After Juan Gabriel Vásquez won the IMPAC Dublin literary award in 2014 for his novel The Sound of Things Falling, the English-speaking world came to know what Latin American readers had already understood for some time: That Vásquez, whose fiction is a stark contrast to the dizzyingly fantastical stories American audiences had come to associate with Colombian literature, was a sign of something new and urgent — something steeped in the rawness of human existence.
Vásquez has spent his life bouncing around from France, Belgium, Barcelona, the United States, and Colombia. He is a transient of sorts, an artist bound only to his creation, someone who thrives off the feeling of "not really belonging somewhere." And yet, his books seem to belong everywhere. There's an air of permanence in his writing, a certain cruelty and lucidity that, while it speaks to the larger world, bears the weight of his homeland's troubled history.
His new novel Reputations, translated by Anne McLean, focuses on the relationships between art and politics, love and memory, and the motivations that underly those relationships. Javier Mallarino is a respected — and feared — political cartoonist, a satirist who has spawned many enemies and admirers through his work at the newspaper El Independiente. Mallarino's politics have long fueled his attacks, often putting his family in danger in the process. In his mind, he is Colombia's moral compass, a sort of necessary and guiding light that can never be bought, bribed, or manipulated by political pressure.
But one day, after receiving an alarming letter calling him an "UNPATRIOTIC LIAR," paranoia begins to settle in. "We know where you live and where your daughter goes to school," the letter reads; a friend of Mallarino's comments wryly that "you're nobody in this country until somebody wants to hurt you."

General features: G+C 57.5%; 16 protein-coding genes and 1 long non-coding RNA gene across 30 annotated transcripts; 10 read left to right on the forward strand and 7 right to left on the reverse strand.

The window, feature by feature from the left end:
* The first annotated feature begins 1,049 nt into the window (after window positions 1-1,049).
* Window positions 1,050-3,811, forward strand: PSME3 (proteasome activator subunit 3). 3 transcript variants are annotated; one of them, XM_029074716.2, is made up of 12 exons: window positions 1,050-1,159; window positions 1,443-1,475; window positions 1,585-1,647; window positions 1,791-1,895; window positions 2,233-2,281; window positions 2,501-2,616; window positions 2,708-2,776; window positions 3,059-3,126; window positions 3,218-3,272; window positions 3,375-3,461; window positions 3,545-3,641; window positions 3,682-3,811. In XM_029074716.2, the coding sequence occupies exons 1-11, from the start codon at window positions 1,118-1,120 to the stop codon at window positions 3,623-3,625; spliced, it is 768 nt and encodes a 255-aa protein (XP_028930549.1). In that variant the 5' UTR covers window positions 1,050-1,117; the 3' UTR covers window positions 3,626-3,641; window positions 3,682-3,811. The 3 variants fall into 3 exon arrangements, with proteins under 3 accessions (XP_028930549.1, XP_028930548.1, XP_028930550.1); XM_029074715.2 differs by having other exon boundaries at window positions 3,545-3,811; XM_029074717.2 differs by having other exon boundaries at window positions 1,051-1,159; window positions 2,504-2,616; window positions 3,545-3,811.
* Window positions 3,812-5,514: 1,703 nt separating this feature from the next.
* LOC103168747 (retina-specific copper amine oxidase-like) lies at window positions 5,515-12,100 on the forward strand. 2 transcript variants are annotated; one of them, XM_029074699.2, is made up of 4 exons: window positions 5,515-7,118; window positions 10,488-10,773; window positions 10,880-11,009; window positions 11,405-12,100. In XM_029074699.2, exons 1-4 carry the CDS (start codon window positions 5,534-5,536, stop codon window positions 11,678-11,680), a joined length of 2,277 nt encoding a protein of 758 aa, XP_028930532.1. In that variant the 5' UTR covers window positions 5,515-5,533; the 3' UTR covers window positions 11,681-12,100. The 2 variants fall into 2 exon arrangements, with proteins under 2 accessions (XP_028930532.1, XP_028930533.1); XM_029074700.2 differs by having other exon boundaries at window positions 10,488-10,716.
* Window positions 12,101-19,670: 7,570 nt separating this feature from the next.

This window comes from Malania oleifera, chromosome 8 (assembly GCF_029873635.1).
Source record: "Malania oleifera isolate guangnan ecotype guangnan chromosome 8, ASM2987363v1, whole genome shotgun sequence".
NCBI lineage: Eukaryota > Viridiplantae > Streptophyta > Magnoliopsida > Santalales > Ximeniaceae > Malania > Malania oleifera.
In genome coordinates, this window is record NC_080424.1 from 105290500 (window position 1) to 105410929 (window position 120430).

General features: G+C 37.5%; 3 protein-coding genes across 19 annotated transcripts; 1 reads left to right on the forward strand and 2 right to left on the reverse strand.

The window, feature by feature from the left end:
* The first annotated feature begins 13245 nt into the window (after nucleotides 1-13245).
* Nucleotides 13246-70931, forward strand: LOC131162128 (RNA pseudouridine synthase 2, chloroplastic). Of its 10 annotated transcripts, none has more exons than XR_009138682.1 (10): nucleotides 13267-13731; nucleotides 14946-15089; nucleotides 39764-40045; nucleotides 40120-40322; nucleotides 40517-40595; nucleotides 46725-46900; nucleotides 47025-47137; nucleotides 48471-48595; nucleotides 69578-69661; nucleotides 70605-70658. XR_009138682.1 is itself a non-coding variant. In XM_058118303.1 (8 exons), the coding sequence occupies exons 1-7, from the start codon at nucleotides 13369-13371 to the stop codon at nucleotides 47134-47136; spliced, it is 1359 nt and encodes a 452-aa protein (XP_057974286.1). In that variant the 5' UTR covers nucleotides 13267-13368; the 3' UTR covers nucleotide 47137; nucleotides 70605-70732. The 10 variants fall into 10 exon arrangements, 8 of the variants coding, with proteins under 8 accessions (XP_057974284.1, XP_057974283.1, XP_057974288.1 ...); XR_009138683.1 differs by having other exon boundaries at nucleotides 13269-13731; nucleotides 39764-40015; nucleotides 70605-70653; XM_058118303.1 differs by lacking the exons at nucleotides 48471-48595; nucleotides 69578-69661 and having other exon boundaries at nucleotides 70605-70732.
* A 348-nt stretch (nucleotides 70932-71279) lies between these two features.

Early in the novel, Mallarino is invited to the prestigious Teatro Colón where his life's work will be honored in the company of powerful people. Of course, he refuses the bulletproof Mercedes the government offers to send, choosing to take his own vehicle. "He wanted to arrive at his own apotheosis on foot, approach like everybody else," free from the power of privilege and tributes. At the ceremony, to Mallarino's surprise, they announce that they will be putting his likeness on a stamp.
"Life is the best caricaturist," he says in his acceptance speech. "Life turns us into caricatures of ourselves."
One of the temptations in Reputations — given Vásquez's larger-than-life treatment of his main character — is to dismiss the fact that a newspaper satirist could exert so much influence on a country. But post-Charlie Hebdo, Mallarino's status feels like a worthy plot device. What's odd in Mallarino's case, however, is how he has become somewhat part of the establishment he is infamous for criticizing with impunity.
The novel takes a turn when, on the night of the reception, Mallarino meets Samanta Leal, a young woman claiming to be a reporter interested in an interview. A meeting is arranged: Samanta will visit Mallarino at his home in the mountains in Bogotá.
While there the next day, she confesses to a deception; she's been to the house before, as a little girl attending a party, and with Mallarino's daughter Beatriz had gotten innocently drunk from the grownups' wine. "I need you to jog your memory," Samanta urges him. What follows is something of a hunt to find the wife of a congressman who may have assaulted Samanta at the party. This event, and the details of what occurred that day, inform much of the remainder of the book.
Vásquez is a fine writer, in some ways an even better technician than Gabriel García Márquez, Colombia's best-loved son. Those who would consider that statement pure sacrilege are likely bringing sentimentality into the equation, recalling only the singularity of One Hundred Years of Solitude. But that aside, line for line Vásquez is a penetrating force, and the most pressing Colombian writer today.
I'd have loved to see Vásquez delve deeper into some of the consequences of art imitating life, where, in his words, "opinions have their effects." But Reputations is a powerful, concentrated achievement. It makes clear that our memories, and even the things we've forgotten, can come back to haunt us and make us question the true cost of our actions.
Juan Vidal is a writer and critic for NPR Books. He's on Twitter: @itsjuanlove